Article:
First, we cover the topic as it is presented in the course textbook and
lecture. To inspire our classroom activity, I choose a recent news
story and/or case study each semester to illustrate the relationship
of fake news and/or “alternative facts” to the topic. For example, I
have used opinion pieces from The New York Times and The Washington Post to represent opposing views on the scientific consensus surrounding the issue of human-made climate change (Table 1). For the
topic of evolution, I chose articles written about S.B. 55, a highly
contentious bill proposed in South Dakota in 2017 to govern the
teaching of scientific topics in public schools (Table 1). And, to illustrate the role of cultural cognition in shaping public opinion and
policy regarding vaccines, I selected an article describing a 2015
measles outbreak attributed to anti-vaccine alternative facts, as well
as a case study about a government mandate for HPV vaccination
of public school children (Table 1). Incidentally, this case study also
facilitates an intriguing connection to climate change. This is because
Rick Perry, who mandated the HPV vaccine as Governor of Texas,
went on to become the United States Secretary of Energy in 2017,
and his connections to oil companies in this role raised similar concerns to those voiced over his connections to a pharmaceutical company when he required Texas residents to purchase its vaccine.
The next step is to pair these readings with relevant articles
from the Cultural Cognition Project database (culturalcognition.
net) (Table 1). After completing all of the background readings,
the class engages in a group discussion or debate about the role
of cultural cognition in shaping public perception of science. This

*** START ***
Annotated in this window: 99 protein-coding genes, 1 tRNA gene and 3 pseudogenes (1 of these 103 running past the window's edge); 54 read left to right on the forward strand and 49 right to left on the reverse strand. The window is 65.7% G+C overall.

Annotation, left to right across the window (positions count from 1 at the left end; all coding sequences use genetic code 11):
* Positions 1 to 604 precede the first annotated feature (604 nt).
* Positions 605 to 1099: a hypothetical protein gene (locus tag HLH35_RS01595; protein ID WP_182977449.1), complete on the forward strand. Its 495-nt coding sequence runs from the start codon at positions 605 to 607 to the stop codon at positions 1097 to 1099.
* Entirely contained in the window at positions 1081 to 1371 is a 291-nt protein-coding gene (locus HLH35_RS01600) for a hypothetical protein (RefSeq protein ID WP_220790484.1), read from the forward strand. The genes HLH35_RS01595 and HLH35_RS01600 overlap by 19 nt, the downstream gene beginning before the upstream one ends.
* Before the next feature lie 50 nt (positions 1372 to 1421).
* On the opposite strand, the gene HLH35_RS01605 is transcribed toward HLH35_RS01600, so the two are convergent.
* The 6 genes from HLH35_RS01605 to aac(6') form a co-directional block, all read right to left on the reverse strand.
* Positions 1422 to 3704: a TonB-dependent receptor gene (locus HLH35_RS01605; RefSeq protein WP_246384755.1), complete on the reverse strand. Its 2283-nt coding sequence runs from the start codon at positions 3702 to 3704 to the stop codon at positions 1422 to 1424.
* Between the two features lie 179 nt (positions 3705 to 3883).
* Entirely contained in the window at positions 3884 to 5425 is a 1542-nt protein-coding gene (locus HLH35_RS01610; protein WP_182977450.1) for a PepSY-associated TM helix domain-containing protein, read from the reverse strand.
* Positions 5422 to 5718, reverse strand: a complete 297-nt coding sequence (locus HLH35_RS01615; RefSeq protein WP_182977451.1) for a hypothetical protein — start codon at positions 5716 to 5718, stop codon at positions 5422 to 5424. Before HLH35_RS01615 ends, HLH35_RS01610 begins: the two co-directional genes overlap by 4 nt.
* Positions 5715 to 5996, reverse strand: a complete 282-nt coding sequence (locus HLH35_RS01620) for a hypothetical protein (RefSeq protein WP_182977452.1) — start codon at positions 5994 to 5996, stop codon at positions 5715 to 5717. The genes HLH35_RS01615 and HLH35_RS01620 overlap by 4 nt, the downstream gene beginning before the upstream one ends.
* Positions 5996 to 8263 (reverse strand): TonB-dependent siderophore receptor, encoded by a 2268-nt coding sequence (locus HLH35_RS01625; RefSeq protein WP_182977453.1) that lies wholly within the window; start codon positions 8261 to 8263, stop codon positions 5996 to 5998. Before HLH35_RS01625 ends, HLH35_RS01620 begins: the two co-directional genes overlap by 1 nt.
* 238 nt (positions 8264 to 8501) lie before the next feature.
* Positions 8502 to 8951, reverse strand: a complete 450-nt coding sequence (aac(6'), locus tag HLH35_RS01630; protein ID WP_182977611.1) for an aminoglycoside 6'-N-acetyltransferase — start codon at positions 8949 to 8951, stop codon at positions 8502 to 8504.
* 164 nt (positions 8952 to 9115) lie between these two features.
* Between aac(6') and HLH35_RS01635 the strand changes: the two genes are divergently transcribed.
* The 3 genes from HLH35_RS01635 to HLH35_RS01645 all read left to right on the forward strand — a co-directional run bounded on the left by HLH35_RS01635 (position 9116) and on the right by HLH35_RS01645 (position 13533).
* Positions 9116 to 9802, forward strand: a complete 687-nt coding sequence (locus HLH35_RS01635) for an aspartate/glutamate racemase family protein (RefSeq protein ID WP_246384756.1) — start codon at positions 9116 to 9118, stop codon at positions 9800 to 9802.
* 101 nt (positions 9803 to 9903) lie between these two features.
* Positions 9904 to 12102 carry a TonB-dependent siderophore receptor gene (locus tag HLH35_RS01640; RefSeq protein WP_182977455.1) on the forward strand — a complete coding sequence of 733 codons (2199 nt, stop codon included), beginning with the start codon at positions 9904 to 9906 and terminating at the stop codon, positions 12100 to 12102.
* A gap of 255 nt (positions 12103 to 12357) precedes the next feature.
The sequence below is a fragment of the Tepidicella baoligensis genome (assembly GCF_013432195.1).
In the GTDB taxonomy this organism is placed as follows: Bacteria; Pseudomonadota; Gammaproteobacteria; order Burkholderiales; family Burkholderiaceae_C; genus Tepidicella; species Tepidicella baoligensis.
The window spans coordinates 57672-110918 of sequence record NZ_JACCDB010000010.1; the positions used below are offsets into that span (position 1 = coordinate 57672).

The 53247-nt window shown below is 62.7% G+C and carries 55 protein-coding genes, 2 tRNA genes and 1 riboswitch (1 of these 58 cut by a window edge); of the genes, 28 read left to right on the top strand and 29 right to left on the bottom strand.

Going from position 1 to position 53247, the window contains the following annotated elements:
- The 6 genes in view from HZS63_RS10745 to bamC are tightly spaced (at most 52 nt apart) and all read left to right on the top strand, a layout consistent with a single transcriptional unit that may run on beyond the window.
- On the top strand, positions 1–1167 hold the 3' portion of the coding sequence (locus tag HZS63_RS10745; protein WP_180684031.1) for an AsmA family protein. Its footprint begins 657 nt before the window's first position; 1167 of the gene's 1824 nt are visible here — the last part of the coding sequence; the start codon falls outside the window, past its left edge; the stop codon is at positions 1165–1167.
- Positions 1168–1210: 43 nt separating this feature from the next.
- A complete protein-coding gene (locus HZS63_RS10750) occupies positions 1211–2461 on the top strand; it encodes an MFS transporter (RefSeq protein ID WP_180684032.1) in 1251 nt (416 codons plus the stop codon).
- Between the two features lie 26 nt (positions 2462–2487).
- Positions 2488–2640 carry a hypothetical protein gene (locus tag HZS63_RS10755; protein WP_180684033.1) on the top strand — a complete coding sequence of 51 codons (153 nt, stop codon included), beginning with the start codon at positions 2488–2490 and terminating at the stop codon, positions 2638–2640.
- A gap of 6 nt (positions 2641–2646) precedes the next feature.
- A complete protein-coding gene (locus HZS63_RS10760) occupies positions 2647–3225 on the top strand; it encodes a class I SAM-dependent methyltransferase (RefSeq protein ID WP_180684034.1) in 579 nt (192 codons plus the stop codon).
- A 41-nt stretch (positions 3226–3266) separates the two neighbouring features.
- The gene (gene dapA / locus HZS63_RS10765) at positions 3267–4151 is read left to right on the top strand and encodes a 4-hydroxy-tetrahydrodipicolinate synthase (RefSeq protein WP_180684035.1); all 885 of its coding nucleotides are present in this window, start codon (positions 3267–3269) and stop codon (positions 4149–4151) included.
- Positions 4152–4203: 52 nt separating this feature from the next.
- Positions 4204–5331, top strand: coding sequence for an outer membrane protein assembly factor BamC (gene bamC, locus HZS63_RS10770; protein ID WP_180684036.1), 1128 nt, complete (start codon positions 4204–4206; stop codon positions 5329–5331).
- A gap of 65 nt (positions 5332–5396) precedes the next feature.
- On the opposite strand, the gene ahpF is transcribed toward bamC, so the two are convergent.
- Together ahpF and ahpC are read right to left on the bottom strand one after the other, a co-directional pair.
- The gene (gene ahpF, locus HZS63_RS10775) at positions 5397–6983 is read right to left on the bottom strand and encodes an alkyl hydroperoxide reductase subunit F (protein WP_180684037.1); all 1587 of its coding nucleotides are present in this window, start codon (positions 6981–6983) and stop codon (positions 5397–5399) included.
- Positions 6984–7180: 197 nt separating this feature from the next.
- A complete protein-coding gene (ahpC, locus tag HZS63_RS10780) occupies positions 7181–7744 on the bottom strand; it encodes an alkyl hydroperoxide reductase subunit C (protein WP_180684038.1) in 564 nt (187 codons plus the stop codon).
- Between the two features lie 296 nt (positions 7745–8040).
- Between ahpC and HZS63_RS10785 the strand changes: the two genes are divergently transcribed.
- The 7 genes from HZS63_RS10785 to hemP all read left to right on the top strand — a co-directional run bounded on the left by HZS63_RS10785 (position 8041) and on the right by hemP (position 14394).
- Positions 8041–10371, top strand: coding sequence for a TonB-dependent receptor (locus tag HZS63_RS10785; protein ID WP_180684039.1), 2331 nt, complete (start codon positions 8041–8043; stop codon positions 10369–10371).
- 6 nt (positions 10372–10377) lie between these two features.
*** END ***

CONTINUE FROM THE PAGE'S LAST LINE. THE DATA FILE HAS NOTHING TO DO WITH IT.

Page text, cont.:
learning activity is paired with an analytical and/or reflective writing assignment assigned either before or after the class discussion.
The learning objectives of these activities are threefold: ( i) to
demonstrate knowledge of a scientific concept, ( ii) to synthesize
and justify an argument about a contentious scientific issue, and
(iii) to apply the principles of cultural cognition to evaluate the role
of cultural and political identities in shaping perception of science.
During evaluation of student writing, it was observed that most students clearly described the scientific concept chosen for their writing, and accurately articulated the role of cultural cognition in
shaping public perception of science in a given scenario. However,
the extent of these descriptions was mostly limited to a subset of
the information provided in course materials, and rarely demonstrated extensive original thought or use of additional sources. Similarly, arguments about contentious issues were generally clear and
supported by evidence, but justification was mostly limited to a
subset of the points made in the distributed articles, and attempts
to rebut relevant counterarguments were rare.
Yale University’s Cultural Cognition Project provides a collection of